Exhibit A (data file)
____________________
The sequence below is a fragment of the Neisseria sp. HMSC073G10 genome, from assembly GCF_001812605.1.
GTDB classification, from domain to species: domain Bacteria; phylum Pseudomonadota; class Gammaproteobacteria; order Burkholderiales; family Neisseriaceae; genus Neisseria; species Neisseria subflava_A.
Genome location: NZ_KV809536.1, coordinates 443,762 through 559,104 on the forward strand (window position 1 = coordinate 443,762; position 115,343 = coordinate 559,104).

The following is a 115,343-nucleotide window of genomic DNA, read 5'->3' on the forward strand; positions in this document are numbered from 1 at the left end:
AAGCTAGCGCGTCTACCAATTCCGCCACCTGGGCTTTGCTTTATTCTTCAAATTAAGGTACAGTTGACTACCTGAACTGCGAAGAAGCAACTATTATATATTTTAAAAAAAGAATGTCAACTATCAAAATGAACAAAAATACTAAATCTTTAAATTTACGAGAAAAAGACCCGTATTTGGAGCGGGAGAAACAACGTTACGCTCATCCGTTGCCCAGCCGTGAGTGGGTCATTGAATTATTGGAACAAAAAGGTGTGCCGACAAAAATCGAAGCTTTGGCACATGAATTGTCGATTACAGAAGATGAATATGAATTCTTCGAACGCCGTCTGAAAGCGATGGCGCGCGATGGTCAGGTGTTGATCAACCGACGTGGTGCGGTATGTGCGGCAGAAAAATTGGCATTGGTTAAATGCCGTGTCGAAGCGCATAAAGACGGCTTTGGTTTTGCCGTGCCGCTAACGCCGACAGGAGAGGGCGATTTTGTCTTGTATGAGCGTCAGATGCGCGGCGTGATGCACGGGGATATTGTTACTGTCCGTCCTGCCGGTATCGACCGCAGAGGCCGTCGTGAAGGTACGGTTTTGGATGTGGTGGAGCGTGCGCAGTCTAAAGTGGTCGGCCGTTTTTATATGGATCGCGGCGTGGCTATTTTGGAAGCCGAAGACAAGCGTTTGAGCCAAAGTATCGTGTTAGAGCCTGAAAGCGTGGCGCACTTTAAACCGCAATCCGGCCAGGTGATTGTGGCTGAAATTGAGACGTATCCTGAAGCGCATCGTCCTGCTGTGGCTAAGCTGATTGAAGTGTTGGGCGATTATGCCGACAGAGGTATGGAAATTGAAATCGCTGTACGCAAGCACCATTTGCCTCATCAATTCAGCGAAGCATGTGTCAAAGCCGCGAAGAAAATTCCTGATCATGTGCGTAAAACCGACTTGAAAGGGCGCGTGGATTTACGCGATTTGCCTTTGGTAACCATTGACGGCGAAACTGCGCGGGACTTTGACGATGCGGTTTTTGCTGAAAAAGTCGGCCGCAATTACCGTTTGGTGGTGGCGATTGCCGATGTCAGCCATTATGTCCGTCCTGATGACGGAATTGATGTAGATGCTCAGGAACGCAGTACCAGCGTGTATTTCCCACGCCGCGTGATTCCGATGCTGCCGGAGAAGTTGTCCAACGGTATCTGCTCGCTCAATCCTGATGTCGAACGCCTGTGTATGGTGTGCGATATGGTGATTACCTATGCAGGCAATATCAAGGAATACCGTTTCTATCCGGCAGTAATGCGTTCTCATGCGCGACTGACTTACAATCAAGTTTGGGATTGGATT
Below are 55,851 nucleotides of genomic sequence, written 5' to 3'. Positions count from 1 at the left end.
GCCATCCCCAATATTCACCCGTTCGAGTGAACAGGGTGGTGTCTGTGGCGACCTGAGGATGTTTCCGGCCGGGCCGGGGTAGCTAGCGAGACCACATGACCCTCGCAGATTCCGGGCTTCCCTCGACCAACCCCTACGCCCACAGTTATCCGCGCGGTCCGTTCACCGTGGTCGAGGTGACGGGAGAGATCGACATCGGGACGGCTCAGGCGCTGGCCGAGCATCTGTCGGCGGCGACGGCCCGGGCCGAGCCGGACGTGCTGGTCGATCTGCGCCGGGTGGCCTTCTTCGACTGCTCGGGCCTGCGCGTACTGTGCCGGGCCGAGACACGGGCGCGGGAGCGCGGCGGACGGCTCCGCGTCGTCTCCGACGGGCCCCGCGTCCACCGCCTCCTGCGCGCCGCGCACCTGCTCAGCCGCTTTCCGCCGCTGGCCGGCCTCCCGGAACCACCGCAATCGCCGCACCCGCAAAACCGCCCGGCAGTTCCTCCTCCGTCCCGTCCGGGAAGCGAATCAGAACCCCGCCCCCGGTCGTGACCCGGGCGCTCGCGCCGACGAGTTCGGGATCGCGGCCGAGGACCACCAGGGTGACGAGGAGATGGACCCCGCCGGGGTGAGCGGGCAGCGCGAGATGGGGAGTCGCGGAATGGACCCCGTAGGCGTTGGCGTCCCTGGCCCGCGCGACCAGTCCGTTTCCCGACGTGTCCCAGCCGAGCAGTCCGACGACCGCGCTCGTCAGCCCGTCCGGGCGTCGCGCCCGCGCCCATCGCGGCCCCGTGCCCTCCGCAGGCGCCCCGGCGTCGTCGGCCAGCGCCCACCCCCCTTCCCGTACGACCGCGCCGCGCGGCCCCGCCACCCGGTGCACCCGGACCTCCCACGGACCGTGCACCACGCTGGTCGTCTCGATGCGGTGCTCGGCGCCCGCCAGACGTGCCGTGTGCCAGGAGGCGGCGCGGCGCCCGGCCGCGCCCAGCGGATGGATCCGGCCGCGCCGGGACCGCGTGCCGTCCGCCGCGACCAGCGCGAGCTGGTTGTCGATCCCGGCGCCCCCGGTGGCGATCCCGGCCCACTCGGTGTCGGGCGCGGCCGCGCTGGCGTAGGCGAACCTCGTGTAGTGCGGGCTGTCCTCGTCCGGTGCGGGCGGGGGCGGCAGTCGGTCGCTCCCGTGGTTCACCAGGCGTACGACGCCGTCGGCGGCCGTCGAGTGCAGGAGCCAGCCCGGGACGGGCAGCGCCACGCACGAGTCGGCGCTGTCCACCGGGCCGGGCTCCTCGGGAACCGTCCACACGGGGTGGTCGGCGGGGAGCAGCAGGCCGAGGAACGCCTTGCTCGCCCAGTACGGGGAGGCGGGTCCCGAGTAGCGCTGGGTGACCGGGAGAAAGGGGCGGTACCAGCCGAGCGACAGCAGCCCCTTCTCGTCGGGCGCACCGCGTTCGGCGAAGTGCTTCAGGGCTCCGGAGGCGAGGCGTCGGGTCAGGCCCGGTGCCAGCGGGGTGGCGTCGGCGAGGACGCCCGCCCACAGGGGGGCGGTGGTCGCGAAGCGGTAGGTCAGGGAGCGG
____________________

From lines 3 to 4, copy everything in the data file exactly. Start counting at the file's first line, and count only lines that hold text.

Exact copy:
Genome location: NZ_KV809536.1, coordinates 443,762 through 559,104 on the forward strand (window position 1 = coordinate 443,762; position 115,343 = coordinate 559,104).

The following is a 115,343-nucleotide window of genomic DNA, read 5'->3' on the forward strand; positions in this document are numbered from 1 at the left end: